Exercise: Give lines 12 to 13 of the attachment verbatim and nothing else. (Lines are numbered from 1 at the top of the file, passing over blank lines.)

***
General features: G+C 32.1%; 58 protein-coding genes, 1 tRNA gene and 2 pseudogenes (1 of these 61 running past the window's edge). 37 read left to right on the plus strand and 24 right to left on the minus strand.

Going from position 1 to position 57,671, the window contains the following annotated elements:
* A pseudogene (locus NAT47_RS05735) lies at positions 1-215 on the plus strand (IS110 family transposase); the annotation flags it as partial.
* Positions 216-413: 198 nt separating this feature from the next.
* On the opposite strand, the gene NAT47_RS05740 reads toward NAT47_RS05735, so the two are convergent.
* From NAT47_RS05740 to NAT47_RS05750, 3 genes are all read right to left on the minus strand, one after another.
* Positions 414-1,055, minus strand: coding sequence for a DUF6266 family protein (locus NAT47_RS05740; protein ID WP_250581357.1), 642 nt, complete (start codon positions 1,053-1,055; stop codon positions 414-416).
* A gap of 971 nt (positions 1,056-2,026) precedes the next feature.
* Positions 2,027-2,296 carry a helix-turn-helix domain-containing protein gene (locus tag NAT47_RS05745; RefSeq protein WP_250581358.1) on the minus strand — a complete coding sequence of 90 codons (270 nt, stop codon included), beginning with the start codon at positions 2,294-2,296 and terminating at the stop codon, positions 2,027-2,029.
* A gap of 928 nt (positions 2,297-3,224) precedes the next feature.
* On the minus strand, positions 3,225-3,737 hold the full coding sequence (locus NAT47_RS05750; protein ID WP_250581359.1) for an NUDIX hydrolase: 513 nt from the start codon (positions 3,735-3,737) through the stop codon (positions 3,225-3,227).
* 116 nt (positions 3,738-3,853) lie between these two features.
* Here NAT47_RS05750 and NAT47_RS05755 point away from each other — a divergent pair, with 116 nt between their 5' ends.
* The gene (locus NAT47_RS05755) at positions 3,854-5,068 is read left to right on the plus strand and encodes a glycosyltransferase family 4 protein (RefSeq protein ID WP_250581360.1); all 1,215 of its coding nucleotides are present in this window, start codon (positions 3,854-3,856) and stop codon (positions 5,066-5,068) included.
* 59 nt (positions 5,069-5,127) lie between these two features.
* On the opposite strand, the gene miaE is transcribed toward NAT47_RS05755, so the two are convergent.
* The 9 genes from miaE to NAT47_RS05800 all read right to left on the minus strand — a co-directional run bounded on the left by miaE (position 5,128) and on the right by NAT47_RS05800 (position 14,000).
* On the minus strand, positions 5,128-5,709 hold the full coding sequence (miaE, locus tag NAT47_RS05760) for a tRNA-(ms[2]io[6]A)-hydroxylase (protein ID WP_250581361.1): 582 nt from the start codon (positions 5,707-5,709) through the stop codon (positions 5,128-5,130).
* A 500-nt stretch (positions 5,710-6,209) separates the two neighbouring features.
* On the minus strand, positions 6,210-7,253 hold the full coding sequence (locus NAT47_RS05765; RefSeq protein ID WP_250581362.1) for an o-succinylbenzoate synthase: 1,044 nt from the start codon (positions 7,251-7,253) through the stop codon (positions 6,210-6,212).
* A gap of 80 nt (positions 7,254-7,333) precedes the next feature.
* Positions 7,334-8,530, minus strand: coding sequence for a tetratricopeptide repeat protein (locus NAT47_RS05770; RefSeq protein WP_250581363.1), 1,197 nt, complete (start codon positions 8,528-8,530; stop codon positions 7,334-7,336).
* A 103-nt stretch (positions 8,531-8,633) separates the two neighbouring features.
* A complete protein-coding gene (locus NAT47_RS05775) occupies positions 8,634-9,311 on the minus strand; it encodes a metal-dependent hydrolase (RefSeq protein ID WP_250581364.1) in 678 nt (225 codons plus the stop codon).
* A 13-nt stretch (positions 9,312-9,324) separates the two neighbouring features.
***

* 116 nt (positions 3,738-3,853) lie between these two features.
* Here NAT47_RS05750 and NAT47_RS05755 point away from each other — a divergent pair, with 116 nt between their 5' ends.